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Several StoryCorps participants gathered to celebrate the Military Voices Initiative at the Library of Congress in Washington, D.C. earlier this month. From left to right: Gordon M. Bolar, Sergeant Papsy Lemus, Matt Colvin, Specialist Justin Cliburn and Specialist Jessica Pedraza. (StoryCorps)

Of Marines, Mothers and Men: Scott Simon On StoryCorps' Military Voices Initiative

Dec 19, 2012

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Following the Military Voices launch event, NPR Weekend Edition Saturday host Scott Simon hugs Gordon Bolar, General Manager of NPR Member Station WMUK in Kalamazoo, Michigan. In 2007, Bolar's son Matthew was killed by a roadside bomb in Iraq.

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Each month, Weekend Edition Saturday celebrates stories of families of the 2.4 million men and women who have served in Iraq and Afghanistan over the last 10 years. In partnership with StoryCorps, the American oral history project, the Military Voices Initiative amplifies their important voices and lets them know that we—as a nation—are listening.

At the launch event of the Military Voices Initiative at the Library of Congress, Scott Simon, host of Weekend Edition Saturday, shared his personal experiences as a reporter embedded with the US Army in Iraq.

I remember arriving in Iraq a few years ago to be embedded with a paratrooper unit and being introduced to the soldiers who would become my story, and in many ways, my inspiration.

The Public Affairs Officer said, "This is Mr. Simon from the NPR thing. You know it."

And then I heard a chorus of about a dozen young paratrooper's break out into song. The All Things Considered theme song, of course.

With all regard to Wynton Marsalis, and whatever grant we got to record him, that paratroop chorus remains my favorite rendition of that tune.

It has been my honor to get to know a number of men and women in uniform in various datelines around the world, from Baghdad and Kabul to Fort Brag. That's a handful of the more than two million who have served since 2001. They have left me with vivid impressions of their service.

The men and women in our armed services have chosen to serve. Their only strategy is to be useful.

They usually don't know where they might be sent; they know that months may stretch into years; and they know that on any given day, they may be called on to unflinchingly offer the service of their lives—for their fellow soldiers; for strangers; for their country; and for others, often from another place in another part of the world, who's fates and lives have been bound up with their own.

And in so many spots it's been my privilege to see them, from Carte Se in Kabul to Bamiyan, the Hindu Kush, Helmand, Tikrit, Mosul and Basra in Iraq; and at Fort Benning, Fort Ord, and in the Pentagon; and in all of those places, I have been awed by their service.

A couple of weeks ago on our program, we ran an interview with Kevin Hermening. He had been a Marine guard at the Embassy in Tehran when the 52 US hostages were taken. Kevin Hermening was the youngest—just 19 years old.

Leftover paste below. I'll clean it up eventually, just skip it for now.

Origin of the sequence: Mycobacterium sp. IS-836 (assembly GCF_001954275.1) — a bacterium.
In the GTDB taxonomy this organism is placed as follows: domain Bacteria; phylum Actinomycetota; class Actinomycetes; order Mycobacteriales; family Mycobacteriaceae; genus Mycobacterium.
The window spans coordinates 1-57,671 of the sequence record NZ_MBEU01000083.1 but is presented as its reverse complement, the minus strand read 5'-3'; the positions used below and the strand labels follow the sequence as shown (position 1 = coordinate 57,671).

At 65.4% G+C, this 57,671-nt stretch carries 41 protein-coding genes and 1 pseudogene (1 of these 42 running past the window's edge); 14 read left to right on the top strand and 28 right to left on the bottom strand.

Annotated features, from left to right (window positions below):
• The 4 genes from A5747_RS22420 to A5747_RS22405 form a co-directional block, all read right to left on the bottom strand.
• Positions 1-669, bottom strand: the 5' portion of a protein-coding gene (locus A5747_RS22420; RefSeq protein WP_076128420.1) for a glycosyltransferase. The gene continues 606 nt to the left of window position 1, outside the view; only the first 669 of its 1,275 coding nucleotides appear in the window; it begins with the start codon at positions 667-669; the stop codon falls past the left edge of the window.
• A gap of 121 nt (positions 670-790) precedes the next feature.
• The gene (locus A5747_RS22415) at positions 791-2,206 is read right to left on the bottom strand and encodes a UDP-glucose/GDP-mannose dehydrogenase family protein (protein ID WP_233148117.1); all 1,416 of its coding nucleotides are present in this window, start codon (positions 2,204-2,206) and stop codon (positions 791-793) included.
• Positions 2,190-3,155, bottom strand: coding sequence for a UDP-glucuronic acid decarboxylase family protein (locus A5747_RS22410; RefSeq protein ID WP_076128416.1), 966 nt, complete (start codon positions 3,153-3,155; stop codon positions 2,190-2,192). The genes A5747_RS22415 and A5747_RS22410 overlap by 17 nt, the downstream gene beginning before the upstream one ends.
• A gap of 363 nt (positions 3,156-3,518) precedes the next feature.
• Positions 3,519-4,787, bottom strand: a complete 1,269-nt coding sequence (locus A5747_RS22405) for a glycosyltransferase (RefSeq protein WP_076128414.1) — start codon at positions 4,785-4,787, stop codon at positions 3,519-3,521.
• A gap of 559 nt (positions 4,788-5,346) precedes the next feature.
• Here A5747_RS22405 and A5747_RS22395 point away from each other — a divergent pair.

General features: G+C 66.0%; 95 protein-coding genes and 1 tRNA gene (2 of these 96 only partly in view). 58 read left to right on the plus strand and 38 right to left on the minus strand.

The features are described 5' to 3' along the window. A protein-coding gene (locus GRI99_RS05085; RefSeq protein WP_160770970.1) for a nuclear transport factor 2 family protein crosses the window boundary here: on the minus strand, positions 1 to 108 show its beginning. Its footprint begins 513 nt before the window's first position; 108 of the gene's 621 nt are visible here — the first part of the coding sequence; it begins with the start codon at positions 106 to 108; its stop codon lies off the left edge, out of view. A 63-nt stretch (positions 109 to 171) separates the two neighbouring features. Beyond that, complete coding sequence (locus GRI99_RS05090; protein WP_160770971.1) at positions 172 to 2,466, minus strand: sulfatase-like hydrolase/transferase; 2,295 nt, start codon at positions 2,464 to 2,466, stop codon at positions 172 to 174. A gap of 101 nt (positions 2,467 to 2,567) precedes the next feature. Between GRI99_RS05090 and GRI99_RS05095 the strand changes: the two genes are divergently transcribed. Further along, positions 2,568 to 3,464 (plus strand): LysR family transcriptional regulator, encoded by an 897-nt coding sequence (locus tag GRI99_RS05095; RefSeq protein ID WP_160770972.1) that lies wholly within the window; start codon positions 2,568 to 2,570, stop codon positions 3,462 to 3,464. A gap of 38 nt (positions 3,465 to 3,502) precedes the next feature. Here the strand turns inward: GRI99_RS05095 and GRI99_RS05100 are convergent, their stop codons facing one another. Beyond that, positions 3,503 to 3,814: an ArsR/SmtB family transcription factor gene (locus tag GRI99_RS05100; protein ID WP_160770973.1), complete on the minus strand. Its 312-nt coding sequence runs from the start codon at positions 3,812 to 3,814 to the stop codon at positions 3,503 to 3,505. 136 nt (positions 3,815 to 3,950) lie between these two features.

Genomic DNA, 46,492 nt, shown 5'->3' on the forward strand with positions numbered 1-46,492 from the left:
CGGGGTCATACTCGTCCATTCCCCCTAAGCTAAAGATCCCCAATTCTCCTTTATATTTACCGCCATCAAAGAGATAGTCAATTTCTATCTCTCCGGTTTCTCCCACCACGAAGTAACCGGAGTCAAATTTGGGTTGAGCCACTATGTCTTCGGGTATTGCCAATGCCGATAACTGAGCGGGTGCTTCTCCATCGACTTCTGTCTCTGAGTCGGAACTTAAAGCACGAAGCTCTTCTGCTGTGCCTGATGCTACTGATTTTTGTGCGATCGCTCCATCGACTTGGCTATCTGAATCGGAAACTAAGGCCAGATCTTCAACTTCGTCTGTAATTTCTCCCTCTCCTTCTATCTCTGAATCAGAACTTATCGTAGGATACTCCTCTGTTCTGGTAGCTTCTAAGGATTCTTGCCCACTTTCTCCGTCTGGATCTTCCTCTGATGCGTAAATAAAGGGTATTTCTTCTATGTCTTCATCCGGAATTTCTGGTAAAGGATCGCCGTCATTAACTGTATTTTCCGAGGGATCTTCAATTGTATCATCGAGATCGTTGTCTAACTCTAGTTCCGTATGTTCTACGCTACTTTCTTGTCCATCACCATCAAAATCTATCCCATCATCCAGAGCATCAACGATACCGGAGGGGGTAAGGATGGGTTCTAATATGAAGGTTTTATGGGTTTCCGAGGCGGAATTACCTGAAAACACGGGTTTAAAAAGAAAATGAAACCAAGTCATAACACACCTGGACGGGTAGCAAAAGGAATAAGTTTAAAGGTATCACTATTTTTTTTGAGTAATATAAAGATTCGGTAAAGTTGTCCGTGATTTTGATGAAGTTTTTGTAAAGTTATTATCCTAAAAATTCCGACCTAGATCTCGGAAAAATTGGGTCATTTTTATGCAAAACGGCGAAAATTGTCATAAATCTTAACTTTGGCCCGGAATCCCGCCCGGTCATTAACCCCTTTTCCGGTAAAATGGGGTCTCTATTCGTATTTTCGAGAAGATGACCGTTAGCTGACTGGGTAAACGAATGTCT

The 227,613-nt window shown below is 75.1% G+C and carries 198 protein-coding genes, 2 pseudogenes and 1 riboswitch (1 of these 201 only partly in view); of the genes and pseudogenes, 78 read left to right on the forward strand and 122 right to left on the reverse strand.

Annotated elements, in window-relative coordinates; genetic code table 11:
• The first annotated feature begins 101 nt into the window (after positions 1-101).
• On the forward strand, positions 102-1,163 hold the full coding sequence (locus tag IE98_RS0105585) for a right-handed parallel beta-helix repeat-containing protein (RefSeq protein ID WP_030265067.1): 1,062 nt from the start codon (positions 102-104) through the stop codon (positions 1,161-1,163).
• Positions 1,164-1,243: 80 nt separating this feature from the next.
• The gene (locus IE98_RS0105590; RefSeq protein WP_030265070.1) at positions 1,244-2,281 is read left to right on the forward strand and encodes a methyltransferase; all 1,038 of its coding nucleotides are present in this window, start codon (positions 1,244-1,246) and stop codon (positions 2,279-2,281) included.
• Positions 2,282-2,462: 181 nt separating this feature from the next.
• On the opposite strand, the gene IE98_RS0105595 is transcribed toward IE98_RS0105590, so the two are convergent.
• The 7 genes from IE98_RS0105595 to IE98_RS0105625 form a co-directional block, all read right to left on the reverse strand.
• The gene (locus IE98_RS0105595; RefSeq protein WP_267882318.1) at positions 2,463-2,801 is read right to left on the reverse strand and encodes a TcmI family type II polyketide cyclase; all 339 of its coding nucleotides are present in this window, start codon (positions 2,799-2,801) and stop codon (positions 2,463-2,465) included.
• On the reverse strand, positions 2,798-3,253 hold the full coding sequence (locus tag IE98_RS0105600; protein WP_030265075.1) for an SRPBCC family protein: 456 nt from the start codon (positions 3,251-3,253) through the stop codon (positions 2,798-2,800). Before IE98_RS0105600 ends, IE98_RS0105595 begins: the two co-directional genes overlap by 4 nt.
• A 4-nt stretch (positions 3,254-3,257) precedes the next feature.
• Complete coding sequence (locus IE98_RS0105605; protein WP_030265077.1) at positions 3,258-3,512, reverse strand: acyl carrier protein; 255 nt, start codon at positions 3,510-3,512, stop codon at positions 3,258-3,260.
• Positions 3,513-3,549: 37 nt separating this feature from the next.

As he said to me, "I joined the marines to see the world. And I wound up being sent overseas, and mostly saw the inside of a closet."

At one point his mother, Barbara Timm, defied a travel ban and went to Tehran, and actually had a public appointment with the Ayatollah Khomeni, who offered to release her son so that he could travel back to the Oak Creek, Wisconsin with him.

But Kevin Hermening refused. When I asked him why a few weeks ago, he said, "Well, I didn't want anyone thinking that I needed my mom to get me out of trouble." And then he added, "And I'm a marine. I don't leave until I can be the last one out."

And as we will remind ourselves today, hearing some of the stories in the Military Voices Initiative, it's not only those in uniform who serve. Their families and loved ones lend their lives too, living with estrangement, anxiety, and longing and loneliness, to serve us all. At NPR, we see these stories as a bright opportunity to reach our audience with the kinds of voices that can change lives.

In recent years, there's been a tinge of pity that's come in to some of the public rhetoric about US soldiers. Voices who say they venerate their service, but regard US soldiers, sailors, and airmen as some kind of victims. They are not. I think some people just don't know how to recognize selflessness when they see it.

And what I find so affecting and exciting about the Military Voices Initiative is the chance to hear and share good stories. Not as pieces of history, though some day they may be that, too. Not as parables, though for some they may be that as well. But as human, involving, and vivid stories that can move us, amuse us, and inspire us to look inside our own lives for opportunities to serve, too.

Their grandchildren will be able to hear these stories and know: heroes walked among us.

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